“Maybe not, but you're the one that drew me. I live because of you. I don't know why though.”
“We exist to yell at him,” the boy said to her. “So we can knock some sense into his thick skull.”
“You're killing his spirit.” Benjamin's mother tried to reach for him from her place on the wall. She was the only one on that wall. The only one he could see if he ever looked up from his drawing.
The other pictures on the wall ignored her.
“If we're killing your spirit, you should just die now,” the girl told him. “Get it over with. What's the point in even trying if you're just going to fail?”
The maroon pencil dropped onto the desk with a sharp clatter. Benjamin picked up the piece of paper and crumbled the monster between his hands before he dropped it into the trashcan. His portraits hushed while he did this, watching as he pulled out a new piece of paper.
“What was wrong this time? Was the tail too short and stubby?” the boy asked, a smirk on his face.
Benjamin didn't answer; he just drew the basic contours of a face on the page.
“Oh, shit,” the girl said. “You're gonna add another one of us.”
Raindrops fell from the clouds in Benjamin's eyes as he drew, dripping from his chin onto the page. The wetness made the paper wrinkle where it dropped. The portraits watched him in silence. Once he got the basic outlines down correctly, he dug in the drawer in his desk and pulled out a small mirror. He laid this on the left side of his paper and glanced at it as he drew.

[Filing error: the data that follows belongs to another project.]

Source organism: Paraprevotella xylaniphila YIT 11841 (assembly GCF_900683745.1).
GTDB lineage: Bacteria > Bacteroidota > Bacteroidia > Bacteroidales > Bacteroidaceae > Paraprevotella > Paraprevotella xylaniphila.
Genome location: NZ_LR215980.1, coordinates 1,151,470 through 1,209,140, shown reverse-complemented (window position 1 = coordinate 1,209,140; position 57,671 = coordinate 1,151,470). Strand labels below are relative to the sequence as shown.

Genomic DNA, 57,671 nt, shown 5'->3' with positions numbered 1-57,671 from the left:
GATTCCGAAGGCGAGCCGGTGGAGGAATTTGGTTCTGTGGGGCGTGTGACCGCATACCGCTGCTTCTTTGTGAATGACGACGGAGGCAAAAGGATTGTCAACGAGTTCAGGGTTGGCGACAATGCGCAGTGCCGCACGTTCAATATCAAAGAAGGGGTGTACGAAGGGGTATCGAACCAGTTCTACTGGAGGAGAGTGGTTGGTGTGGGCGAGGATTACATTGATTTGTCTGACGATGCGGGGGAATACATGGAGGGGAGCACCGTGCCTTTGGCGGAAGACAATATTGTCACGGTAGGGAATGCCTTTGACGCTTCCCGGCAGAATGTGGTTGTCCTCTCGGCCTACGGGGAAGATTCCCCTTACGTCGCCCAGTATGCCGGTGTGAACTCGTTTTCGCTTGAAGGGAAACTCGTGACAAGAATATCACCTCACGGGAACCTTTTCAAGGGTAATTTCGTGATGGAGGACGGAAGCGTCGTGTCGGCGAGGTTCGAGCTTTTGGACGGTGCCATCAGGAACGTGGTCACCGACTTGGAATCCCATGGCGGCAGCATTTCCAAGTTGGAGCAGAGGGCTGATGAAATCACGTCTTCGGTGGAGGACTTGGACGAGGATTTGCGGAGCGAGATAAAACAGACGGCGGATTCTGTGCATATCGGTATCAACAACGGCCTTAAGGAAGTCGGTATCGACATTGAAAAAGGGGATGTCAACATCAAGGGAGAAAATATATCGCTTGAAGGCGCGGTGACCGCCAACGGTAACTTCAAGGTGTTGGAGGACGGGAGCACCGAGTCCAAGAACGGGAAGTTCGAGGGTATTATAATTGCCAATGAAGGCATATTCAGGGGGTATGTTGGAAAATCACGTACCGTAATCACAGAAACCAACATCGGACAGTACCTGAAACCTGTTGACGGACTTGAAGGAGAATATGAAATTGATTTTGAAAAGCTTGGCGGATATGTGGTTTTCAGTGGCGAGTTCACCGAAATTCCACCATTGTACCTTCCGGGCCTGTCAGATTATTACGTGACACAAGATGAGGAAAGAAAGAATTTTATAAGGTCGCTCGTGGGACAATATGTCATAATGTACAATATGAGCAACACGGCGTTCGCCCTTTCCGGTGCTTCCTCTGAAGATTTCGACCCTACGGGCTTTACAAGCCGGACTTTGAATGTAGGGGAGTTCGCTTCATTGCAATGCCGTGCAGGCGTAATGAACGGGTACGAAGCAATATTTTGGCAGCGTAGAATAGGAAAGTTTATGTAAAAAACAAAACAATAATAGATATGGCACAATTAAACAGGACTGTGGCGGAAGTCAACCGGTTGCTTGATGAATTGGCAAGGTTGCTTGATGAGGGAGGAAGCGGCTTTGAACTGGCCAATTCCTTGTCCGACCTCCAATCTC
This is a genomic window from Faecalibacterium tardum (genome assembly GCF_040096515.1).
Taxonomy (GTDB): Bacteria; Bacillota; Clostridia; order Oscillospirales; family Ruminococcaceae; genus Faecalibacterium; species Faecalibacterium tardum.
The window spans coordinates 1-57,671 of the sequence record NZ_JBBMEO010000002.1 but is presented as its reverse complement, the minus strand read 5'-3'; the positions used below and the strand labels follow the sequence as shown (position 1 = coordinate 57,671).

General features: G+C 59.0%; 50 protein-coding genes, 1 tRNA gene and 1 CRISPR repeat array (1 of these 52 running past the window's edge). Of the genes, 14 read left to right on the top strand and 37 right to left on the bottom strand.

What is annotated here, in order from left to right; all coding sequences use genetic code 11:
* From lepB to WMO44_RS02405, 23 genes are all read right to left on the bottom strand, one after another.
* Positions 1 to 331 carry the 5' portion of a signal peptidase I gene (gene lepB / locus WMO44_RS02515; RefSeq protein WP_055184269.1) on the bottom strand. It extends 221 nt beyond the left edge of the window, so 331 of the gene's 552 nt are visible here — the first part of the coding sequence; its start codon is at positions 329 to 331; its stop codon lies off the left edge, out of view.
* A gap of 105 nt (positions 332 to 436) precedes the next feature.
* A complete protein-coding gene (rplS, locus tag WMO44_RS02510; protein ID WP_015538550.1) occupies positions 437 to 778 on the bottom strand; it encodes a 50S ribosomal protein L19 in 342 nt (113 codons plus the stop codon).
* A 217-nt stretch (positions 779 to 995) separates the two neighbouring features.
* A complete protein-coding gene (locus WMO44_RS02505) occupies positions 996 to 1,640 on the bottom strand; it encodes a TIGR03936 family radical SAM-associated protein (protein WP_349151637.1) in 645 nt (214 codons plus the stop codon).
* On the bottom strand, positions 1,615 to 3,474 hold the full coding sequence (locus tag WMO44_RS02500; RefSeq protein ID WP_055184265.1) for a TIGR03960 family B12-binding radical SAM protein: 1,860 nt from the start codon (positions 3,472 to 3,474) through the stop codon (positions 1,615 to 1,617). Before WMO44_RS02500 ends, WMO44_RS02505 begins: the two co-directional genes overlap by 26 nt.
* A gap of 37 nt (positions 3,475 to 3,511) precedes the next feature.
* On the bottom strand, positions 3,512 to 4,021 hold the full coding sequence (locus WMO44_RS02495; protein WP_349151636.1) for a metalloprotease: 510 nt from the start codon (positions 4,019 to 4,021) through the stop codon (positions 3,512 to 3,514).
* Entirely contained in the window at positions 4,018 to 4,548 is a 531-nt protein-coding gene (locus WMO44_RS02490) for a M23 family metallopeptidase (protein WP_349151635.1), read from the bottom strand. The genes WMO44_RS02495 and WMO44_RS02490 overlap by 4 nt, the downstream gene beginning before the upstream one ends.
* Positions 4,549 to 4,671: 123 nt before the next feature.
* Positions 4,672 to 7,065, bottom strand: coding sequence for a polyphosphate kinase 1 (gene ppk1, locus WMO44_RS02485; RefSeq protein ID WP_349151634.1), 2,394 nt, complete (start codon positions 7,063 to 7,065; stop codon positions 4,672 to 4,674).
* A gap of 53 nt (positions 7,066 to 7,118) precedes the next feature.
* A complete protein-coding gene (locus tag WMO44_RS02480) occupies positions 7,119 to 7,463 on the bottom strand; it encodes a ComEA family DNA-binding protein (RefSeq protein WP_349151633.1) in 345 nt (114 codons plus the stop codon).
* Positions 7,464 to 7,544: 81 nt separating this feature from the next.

Benjamin's mother's eyes widened as she watched him from above. “Benjamin,” she said. “What do you think you're doing?”
“Are you drawing yourself?” the boy asked in amazement.
He remained silent, his mouth pressed into a thin line of concentration as he started to draw more specific features.
The girl giggled and a grin spread across her face. “He's gonna do it,” she said. “He's gonna make himself permanent on the page and then he's gonna do it. But you know, you'll still be trapped in the page. Just like we all are. None of us are free.”